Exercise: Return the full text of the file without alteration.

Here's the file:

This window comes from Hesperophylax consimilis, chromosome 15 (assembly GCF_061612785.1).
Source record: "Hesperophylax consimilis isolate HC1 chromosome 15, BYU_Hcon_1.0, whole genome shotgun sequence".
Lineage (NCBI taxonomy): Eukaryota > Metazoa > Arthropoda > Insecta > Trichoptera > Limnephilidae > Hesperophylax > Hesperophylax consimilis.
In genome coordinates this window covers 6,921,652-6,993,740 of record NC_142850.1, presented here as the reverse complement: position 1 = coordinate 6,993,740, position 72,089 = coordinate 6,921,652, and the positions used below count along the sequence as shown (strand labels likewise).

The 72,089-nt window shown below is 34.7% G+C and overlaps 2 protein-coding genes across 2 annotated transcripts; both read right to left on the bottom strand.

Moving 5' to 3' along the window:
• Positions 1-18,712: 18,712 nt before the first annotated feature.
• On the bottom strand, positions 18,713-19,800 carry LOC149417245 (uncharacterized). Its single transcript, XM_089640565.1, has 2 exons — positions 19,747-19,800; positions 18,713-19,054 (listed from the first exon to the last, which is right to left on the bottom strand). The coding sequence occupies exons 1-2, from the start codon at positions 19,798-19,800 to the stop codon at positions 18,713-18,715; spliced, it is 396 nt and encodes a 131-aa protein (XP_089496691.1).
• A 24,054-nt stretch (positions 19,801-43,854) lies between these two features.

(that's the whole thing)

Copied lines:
This window comes from Hesperophylax consimilis, chromosome 15 (assembly GCF_061612785.1).
Source record: "Hesperophylax consimilis isolate HC1 chromosome 15, BYU_Hcon_1.0, whole genome shotgun sequence".
Lineage (NCBI taxonomy): Eukaryota > Metazoa > Arthropoda > Insecta > Trichoptera > Limnephilidae > Hesperophylax > Hesperophylax consimilis.
In genome coordinates this window covers 6,921,652-6,993,740 of record NC_142850.1, presented here as the reverse complement: position 1 = coordinate 6,993,740, position 72,089 = coordinate 6,921,652, and the positions used below count along the sequence as shown (strand labels likewise).

The 72,089-nt window shown below is 34.7% G+C and overlaps 2 protein-coding genes across 2 annotated transcripts; both read right to left on the bottom strand.

Moving 5' to 3' along the window:
• Positions 1-18,712: 18,712 nt before the first annotated feature.
• On the bottom strand, positions 18,713-19,800 carry LOC149417245 (uncharacterized). Its single transcript, XM_089640565.1, has 2 exons — positions 19,747-19,800; positions 18,713-19,054 (listed from the first exon to the last, which is right to left on the bottom strand). The coding sequence occupies exons 1-2, from the start codon at positions 19,798-19,800 to the stop codon at positions 18,713-18,715; spliced, it is 396 nt and encodes a 131-aa protein (XP_089496691.1).
• A 24,054-nt stretch (positions 19,801-43,854) lies between these two features.